Not everyone, though, sticks to the rules. "When there's no enforcement presence out there, which there rarely is," Dove said, "it's a free-for-all."

Further exacerbating the problem, some outfitters offer guarantees that customers will see a whale shark up close. If they don't, the customer doesn't pay. As a result, boat captains do everything they can to make that happen.

"They get out there and dump everyone in the water at once to meet that guarantee," said Dove, who thinks such promises should be prohibited.

Profepa, the equivalent of the U.S. Environmental Protection Agency, is charged with enforcing the rules. La Comisión Nacional de Áreas Naturales Protegidas, which regulates national parks in Mexico, sometimes patrols the site, too, although it's not technically a park.

"It really is a bit of a Wild West operation," Dove said. "What you won't see out there with any regularity is enforcement."

David Oliver, who works with Solo Buceo, a licensed tour-boat operator in Cancun, said his company's guides have worked hard not to bother the whale sharks. He's worried, though, about all the boats at the site - some properly licensed, some not.

Dove and others are tagging the animals for tracking purposes so they can see how the presence or absence of tourists affects the animals' behavior. Anecdotally, though, he believes the sharks eat less and take in fewer calories because of the boats and snorkelers.

Ultimately, they might search elsewhere for food.

"They spend less time at the surface with their mouths open actively feeding," he said, "if they're swarmed by people."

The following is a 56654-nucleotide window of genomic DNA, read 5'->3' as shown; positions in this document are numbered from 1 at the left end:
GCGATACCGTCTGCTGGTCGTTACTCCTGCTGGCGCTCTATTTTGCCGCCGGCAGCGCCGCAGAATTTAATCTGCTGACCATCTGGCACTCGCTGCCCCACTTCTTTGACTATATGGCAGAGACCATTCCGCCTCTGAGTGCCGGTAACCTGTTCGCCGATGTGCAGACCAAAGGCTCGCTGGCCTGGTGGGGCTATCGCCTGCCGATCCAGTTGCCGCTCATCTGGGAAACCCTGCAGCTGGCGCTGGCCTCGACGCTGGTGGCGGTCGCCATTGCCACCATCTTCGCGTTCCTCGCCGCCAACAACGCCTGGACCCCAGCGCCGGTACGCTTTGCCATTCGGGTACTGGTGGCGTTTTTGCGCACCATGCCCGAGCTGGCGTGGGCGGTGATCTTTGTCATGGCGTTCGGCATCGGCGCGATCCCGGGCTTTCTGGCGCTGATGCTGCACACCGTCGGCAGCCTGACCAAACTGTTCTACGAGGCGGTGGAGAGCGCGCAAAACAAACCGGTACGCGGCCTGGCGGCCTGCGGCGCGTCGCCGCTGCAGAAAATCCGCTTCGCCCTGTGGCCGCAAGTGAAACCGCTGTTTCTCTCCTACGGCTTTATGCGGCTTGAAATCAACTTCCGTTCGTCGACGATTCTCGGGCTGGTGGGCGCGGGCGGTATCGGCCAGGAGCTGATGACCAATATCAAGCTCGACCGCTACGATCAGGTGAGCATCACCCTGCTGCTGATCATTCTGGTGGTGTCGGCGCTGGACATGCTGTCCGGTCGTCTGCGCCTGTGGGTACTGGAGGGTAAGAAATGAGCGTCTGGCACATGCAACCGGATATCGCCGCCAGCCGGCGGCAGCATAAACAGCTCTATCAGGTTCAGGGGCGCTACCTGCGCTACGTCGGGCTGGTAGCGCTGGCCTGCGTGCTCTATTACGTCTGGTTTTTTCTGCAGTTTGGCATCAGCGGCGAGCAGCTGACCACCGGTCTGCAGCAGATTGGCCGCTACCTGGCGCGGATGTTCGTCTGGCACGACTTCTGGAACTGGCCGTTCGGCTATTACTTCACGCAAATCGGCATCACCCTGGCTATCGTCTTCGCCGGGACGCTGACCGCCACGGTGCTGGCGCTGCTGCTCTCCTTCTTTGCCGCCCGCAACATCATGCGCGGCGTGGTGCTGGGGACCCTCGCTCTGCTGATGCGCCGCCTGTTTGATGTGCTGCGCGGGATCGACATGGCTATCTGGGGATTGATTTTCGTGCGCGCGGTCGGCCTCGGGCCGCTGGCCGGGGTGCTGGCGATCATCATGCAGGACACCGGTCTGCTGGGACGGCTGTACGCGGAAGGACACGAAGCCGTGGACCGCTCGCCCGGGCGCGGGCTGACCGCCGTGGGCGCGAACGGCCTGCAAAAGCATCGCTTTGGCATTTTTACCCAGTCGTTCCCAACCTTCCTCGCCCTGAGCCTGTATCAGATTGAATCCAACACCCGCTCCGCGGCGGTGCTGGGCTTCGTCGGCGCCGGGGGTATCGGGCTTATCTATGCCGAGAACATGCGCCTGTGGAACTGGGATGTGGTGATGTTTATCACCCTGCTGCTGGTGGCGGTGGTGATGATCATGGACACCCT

Other countries have instituted plans to manage whale shark tourism.

In Western Australia, the government limits the number of people who can snorkel with whale sharks. A five-year study by the Australian Institute of Marine Science showed that this limited ecotourism resulted in no negative, long-term effect on the whale shark population at the Ningaloo Reef and that sharks that frequently encountered humans were just as likely to return to the reef as those that didn't.

But the limits drive up prices. Tourists there pay two or three times as much - the equivalent of $350 to $450 - for the experience of snorkeling with whale sharks.

From the beach on Isla Mujeres where our boat picks us up, it takes about an hour to reach the site. Even from afar, we see whale sharks, mouths as big as inner tubes, breaking the surface.

Our guide gives us a few tips about how to best view them. The sharks swim faster than humans, so it's no use trying to chase one. Instead, he suggests, try to intercept one swimming toward you. You'll get a drive-by you won't forget.

It's not at all scary, unless superdeep water or school-bus-size fish make you nervous. These aren't great whites - they're more like huge catfish, minus the whiskers, with neon-blue dapples covering their skin. We hang in the water, listening for the whistle of our boat captain, who alerts us when one is headed our way.

"Incoming!" I holler as one approaches. Then I take a deep breath and duck under the surface for a fish-eye view.

And what a view. The whale shark ignores me, gliding past like a silent, underwater freight train. I look in its Ping-Pong-ball-size eye, admire the rows of dots on its skin, marvel at its huge, sweeping tail.

And then it's gone.